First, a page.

SECTION 44-22-100. Confidentiality of records; exceptions; violations and penalties.
(A) Certificates, applications, records, and reports made for the purpose of this chapter or Chapter 9, Chapter 11, Chapter 13, Chapter 15, Chapter 17, Chapter 20, Chapter 23, Chapter 24, Chapter 25, Chapter 27, or Chapter 52, and directly or indirectly identifying a mentally ill or alcohol and drug abuse patient or former patient or individual whose commitment has been sought, must be kept confidential, and must not be disclosed unless:

(1) the individual identified or the individual’s guardian consents;

(2) a court directs that disclosure is necessary for the conduct of proceedings before the court and that failure to make the disclosure is contrary to public interest;

(3) disclosure is required for research conducted or authorized by the department or the Department of Alcohol and Other Drug Abuse Services and with the patient’s consent;

(4) disclosure is necessary to cooperate with law enforcement, health, welfare, and other state or federal agencies, or when furthering the welfare of the patient or the patient’s family;

(5) disclosure to a court of competent jurisdiction is necessary for the limited purpose of providing a court order to SLED in order to submit information to the federal National Instant Criminal Background Check System (NICS), established pursuant to the Brady Handgun Violence Prevention Act of 1993, Pub.L. 103-159, and in accordance with Article 10, Chapter 31, Title 23; or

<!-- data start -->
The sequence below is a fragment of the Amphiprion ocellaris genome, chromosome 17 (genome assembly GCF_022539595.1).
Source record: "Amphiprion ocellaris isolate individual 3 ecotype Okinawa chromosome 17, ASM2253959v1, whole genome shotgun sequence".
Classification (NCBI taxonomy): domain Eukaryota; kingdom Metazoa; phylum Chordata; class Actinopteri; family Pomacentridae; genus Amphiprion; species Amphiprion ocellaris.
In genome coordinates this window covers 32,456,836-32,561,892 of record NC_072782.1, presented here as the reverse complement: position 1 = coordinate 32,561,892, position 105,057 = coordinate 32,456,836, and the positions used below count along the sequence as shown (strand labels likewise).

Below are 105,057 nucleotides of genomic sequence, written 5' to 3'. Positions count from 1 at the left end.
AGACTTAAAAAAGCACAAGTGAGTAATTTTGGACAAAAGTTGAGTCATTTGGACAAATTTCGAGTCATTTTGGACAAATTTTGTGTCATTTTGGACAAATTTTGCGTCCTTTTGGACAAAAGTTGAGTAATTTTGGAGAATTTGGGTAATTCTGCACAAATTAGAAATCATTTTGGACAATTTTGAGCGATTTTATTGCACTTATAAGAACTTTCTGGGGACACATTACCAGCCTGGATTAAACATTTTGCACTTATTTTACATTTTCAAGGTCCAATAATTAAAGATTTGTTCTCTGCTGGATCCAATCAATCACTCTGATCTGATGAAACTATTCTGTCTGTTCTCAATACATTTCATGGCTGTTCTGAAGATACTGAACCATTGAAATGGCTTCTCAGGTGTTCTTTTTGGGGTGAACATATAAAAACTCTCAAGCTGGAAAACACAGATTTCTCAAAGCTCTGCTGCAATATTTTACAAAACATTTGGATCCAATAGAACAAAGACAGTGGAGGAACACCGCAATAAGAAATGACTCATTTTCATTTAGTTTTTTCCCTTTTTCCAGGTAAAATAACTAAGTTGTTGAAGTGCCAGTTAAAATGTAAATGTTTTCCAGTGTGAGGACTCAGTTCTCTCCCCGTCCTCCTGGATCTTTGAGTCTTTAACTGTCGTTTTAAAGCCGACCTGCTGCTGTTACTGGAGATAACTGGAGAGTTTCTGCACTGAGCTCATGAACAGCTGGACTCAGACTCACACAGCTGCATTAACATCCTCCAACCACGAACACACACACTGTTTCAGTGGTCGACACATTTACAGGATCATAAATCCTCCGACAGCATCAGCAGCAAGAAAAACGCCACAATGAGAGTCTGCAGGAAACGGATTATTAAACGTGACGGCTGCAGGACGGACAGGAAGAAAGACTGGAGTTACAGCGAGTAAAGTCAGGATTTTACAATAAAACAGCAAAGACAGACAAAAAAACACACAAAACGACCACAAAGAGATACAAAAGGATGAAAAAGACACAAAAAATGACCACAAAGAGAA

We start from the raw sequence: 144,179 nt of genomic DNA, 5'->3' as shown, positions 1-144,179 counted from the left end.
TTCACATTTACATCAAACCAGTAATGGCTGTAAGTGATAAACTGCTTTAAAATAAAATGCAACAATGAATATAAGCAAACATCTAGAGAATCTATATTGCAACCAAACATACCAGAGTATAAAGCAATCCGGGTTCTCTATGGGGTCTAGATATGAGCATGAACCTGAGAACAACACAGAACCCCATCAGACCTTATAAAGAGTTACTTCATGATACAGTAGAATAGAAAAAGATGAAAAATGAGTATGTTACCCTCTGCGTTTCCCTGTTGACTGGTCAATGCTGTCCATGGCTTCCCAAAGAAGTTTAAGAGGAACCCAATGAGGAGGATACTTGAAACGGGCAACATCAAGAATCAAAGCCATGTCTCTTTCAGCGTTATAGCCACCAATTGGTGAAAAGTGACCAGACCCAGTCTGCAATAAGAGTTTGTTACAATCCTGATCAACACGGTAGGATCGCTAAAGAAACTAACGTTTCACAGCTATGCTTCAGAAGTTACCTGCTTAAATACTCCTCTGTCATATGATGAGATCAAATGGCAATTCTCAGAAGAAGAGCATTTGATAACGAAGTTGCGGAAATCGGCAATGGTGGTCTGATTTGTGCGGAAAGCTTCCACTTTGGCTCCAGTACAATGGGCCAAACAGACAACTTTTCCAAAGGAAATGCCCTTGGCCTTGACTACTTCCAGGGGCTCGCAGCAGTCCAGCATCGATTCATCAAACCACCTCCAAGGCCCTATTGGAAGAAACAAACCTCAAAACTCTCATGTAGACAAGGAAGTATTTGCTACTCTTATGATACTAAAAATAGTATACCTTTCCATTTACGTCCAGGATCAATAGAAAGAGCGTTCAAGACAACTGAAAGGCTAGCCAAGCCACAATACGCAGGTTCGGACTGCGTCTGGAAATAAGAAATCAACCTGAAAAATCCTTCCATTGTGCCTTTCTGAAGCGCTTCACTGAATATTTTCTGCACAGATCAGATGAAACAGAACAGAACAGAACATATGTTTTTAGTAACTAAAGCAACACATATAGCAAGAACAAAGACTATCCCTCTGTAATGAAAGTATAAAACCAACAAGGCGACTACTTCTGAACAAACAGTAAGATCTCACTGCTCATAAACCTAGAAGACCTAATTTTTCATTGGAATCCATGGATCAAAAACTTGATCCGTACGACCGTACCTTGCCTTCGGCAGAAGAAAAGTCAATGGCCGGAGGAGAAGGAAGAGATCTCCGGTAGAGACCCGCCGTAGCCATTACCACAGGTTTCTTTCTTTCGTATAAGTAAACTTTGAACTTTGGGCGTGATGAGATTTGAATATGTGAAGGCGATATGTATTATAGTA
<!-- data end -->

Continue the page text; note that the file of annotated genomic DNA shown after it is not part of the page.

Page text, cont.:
(6) disclosure is necessary to carry out the provisions of this chapter or Chapter 9, Chapter 11, Chapter 13, Chapter 15, Chapter 17, Chapter 20, Chapter 23, Chapter 24, Chapter 25, Chapter 27, or Chapter 52.

(B) Nothing in this section:

(1) precludes disclosure, upon proper inquiry, of information as to a patient’s current medical condition to members of the patient’s family, or the Governor’s Office of Ombudsman; or

(2) requires the release of records of which disclosure is prohibited or regulated by federal law.

(C) A person who violates this section is guilty of a misdemeanor, and, upon conviction, must be fined not more than five hundred dollars or imprisoned not more than one year, or both.

HISTORY: 1991 Act No. 127, § 1; 1992 Act No. 279, § 4; 1993 Act No. 181, § 1081; 2013 Act No. 22, § 2, eff August 1, 2013.